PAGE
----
TV Distributors Looking For More Programming Control, Possibly With Some Big-Media Approval

DirecTV and Time Warner Cable are two traditional TV programming distributors kicking the tires at Hulu. These two add to the list of possible buyers -- a list that includes Amazon, Yahoo, Chernin Group and Guggenheim Partners.

The expectation is that Hulu will probably not be sold to a mainstream TV program creator (leaving Chernin Group, a network TV producer, out of the mix, for the moment).

Such a sale would give TV network owners like News Corp., Walt Disney, and Comcast at least some predictable business partners, companies with which it has ongoing distribution business deals.

With the sale, big TV companies can explore more freeing distribution deals with new digital platforms in the future. Hulu Plus -- increasingly the Netflix competitor, with 4 million monthly paying customers -- keeps growing. Not that Netflix is especially worried, what with Netflix having some 25 million subscribers. Still, you can wonder how networks will try and couch future discussions with Netflix -- especially Fox, Disney-ABC, and NBCUniversal -- as Hulu Plus keeps growing.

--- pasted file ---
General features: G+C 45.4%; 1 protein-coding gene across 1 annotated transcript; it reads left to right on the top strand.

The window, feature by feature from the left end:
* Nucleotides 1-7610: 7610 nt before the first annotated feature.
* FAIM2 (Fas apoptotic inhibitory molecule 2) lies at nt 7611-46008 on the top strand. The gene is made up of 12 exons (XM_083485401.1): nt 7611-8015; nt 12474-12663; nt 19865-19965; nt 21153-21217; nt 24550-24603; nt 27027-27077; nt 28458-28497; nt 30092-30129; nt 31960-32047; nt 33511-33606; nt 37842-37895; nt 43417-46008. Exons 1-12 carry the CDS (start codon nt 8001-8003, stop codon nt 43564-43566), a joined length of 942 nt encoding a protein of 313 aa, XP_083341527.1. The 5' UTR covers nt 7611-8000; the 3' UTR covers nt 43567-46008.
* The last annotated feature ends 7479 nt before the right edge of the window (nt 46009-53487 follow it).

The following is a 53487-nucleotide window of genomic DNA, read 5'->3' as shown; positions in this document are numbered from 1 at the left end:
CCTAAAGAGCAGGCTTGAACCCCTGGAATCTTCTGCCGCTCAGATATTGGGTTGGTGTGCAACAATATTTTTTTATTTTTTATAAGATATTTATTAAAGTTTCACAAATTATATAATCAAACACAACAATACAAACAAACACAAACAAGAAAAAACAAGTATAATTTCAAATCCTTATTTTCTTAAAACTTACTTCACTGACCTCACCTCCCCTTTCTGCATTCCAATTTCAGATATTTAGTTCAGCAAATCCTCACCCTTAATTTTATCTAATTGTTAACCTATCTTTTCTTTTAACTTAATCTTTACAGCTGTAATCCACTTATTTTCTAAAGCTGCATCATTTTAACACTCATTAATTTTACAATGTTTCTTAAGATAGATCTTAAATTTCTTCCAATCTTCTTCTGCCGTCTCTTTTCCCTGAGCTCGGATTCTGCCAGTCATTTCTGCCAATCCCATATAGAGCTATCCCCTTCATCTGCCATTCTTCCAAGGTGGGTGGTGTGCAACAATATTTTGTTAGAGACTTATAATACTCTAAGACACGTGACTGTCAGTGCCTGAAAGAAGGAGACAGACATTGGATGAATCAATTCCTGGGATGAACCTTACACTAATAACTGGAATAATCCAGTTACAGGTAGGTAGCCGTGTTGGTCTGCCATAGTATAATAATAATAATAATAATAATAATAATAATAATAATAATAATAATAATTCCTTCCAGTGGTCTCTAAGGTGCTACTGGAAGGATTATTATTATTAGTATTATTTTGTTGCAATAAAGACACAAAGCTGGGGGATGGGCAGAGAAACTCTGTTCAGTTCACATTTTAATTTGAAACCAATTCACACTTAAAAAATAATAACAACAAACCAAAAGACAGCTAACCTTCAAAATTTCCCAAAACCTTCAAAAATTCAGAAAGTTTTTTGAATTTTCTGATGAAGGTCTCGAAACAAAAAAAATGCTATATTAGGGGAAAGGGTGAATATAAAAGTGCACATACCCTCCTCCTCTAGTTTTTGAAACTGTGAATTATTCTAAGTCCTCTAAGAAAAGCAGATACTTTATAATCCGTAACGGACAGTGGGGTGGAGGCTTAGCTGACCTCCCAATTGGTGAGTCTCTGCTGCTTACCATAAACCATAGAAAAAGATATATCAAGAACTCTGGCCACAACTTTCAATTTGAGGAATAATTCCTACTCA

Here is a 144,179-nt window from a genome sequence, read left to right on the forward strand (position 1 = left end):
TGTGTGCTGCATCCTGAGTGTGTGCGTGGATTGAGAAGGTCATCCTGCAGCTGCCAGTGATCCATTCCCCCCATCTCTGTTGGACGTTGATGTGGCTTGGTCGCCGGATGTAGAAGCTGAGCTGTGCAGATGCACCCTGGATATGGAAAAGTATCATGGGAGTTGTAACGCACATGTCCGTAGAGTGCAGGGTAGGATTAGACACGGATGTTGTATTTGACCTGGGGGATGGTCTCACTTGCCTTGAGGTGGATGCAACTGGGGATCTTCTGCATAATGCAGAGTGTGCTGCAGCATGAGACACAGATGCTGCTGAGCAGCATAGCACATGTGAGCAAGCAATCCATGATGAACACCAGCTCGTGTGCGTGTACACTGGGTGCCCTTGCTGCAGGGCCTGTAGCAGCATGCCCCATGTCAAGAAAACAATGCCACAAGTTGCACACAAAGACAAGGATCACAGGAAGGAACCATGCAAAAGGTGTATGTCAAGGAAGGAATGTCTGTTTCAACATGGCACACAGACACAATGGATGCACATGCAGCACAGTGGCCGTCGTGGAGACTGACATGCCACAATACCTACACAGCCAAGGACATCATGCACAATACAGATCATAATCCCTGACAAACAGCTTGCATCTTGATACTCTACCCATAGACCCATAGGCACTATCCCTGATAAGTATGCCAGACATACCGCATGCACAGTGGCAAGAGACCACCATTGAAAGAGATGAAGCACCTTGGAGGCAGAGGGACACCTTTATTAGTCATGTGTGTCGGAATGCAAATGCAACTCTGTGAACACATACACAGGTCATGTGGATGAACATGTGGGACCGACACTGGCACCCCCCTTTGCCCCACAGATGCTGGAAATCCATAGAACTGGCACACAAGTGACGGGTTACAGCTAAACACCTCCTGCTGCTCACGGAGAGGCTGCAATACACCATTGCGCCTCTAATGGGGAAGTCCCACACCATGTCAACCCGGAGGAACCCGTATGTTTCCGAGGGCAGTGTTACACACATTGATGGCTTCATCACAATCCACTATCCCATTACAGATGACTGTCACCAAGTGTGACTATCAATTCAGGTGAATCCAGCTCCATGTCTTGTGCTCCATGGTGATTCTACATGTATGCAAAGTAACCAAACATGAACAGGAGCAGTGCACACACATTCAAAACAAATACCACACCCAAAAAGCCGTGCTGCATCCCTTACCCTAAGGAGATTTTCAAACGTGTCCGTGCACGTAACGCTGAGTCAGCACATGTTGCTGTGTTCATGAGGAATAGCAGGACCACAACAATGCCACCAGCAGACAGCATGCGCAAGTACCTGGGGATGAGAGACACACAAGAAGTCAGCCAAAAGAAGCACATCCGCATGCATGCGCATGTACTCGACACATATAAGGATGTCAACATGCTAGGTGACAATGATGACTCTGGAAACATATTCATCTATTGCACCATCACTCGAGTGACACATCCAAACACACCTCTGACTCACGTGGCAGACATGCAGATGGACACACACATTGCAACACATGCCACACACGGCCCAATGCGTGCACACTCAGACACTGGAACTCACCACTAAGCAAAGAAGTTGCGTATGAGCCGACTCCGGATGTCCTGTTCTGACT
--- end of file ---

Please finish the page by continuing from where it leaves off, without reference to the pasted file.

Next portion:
But this is not to say that big media companies will be pleased with new deals that might free the likes of DirecTV and Time Warner. Both have mulled the possibly of a legal Aereo-like Internet-delivered TV service where they wouldn't have to pay big media companies any retransmission fees -- saving millions of dollars, in theory.

In turn, should Aereo's over-the-top Internet-delivered TV service win the day, big networks will make a serious push to become full cable networks -- despite the fallout from possible legislation, and from leaving their affiliates left in TV limbo. At least that is what those networks have threatened.

DirecTV and Time Warner and others won't have to pay retransmission monies to the TV networks. But they will have to pay -- as broadcast networks become cable networks. And for many that would be better than the 50 cents a subscriber per month or so they are getting presently from cable, satellite, or telco, companies. In theory they could get more -- even considering slightly lower viewership.

All of which means a Hulu deal with one of TV networks' traditional distribution partners would make sense. And there's another benefit: Better the devil you know, versus the devil you don't.


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